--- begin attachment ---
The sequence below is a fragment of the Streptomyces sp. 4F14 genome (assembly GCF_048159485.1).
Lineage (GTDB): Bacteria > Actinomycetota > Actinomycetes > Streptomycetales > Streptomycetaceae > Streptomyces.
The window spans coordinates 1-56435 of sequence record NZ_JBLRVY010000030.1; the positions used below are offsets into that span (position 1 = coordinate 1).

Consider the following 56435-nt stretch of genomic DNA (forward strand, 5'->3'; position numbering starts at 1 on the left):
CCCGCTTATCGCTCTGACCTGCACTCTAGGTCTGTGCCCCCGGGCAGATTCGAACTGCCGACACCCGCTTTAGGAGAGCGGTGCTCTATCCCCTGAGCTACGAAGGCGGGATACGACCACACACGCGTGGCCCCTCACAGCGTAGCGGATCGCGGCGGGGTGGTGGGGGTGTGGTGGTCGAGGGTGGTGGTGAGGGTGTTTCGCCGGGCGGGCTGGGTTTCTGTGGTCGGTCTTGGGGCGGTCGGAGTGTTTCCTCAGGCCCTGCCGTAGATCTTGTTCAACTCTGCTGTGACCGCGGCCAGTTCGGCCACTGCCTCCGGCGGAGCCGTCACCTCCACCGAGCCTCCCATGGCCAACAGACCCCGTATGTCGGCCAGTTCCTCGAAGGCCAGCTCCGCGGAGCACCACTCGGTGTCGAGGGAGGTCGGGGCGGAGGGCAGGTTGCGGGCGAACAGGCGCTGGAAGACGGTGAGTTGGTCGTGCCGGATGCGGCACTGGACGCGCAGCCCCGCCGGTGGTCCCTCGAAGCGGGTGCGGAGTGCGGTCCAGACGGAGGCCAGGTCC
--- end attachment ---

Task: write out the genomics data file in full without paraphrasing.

The sequence below is a fragment of the Streptomyces sp. 4F14 genome (assembly GCF_048159485.1).
Lineage (GTDB): Bacteria > Actinomycetota > Actinomycetes > Streptomycetales > Streptomycetaceae > Streptomyces.
The window spans coordinates 1-56435 of sequence record NZ_JBLRVY010000030.1; the positions used below are offsets into that span (position 1 = coordinate 1).

Consider the following 56435-nt stretch of genomic DNA (forward strand, 5'->3'; position numbering starts at 1 on the left):
CCCGCTTATCGCTCTGACCTGCACTCTAGGTCTGTGCCCCCGGGCAGATTCGAACTGCCGACACCCGCTTTAGGAGAGCGGTGCTCTATCCCCTGAGCTACGAAGGCGGGATACGACCACACACGCGTGGCCCCTCACAGCGTAGCGGATCGCGGCGGGGTGGTGGGGGTGTGGTGGTCGAGGGTGGTGGTGAGGGTGTTTCGCCGGGCGGGCTGGGTTTCTGTGGTCGGTCTTGGGGCGGTCGGAGTGTTTCCTCAGGCCCTGCCGTAGATCTTGTTCAACTCTGCTGTGACCGCGGCCAGTTCGGCCACTGCCTCCGGCGGAGCCGTCACCTCCACCGAGCCTCCCATGGCCAACAGACCCCGTATGTCGGCCAGTTCCTCGAAGGCCAGCTCCGCGGAGCACCACTCGGTGTCGAGGGAGGTCGGGGCGGAGGGCAGGTTGCGGGCGAACAGGCGCTGGAAGACGGTGAGTTGGTCGTGCCGGATGCGGCACTGGACGCGCAGCCCCGCCGGTGGTCCCTCGAAGCGGGTGCGGAGTGCGGTCCAGACGGAGGCCAGGTCC